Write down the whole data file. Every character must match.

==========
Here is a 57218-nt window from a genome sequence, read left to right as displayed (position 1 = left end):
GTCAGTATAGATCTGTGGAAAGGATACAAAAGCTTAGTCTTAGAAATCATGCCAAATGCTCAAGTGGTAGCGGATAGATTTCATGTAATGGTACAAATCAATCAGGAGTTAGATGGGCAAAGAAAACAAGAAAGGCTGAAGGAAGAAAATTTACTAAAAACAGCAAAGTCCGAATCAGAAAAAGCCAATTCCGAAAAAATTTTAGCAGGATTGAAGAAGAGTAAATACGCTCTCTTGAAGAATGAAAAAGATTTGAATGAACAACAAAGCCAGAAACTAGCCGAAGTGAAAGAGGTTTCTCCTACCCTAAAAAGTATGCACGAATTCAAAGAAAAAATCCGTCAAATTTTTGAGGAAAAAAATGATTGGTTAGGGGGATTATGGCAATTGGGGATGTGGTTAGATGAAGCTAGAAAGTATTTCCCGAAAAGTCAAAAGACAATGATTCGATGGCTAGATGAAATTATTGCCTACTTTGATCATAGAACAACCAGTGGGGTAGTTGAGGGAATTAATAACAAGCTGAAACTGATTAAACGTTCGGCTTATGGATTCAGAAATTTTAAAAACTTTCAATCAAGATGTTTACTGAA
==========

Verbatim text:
Here is a 57218-nt window from a genome sequence, read left to right as displayed (position 1 = left end):
GTCAGTATAGATCTGTGGAAAGGATACAAAAGCTTAGTCTTAGAAATCATGCCAAATGCTCAAGTGGTAGCGGATAGATTTCATGTAATGGTACAAATCAATCAGGAGTTAGATGGGCAAAGAAAACAAGAAAGGCTGAAGGAAGAAAATTTACTAAAAACAGCAAAGTCCGAATCAGAAAAAGCCAATTCCGAAAAAATTTTAGCAGGATTGAAGAAGAGTAAATACGCTCTCTTGAAGAATGAAAAAGATTTGAATGAACAACAAAGCCAGAAACTAGCCGAAGTGAAAGAGGTTTCTCCTACCCTAAAAAGTATGCACGAATTCAAAGAAAAAATCCGTCAAATTTTTGAGGAAAAAAATGATTGGTTAGGGGGATTATGGCAATTGGGGATGTGGTTAGATGAAGCTAGAAAGTATTTCCCGAAAAGTCAAAAGACAATGATTCGATGGCTAGATGAAATTATTGCCTACTTTGATCATAGAACAACCAGTGGGGTAGTTGAGGGAATTAATAACAAGCTGAAACTGATTAAACGTTCGGCTTATGGATTCAGAAATTTTAAAAACTTTCAATCAAGATGTTTACTGAA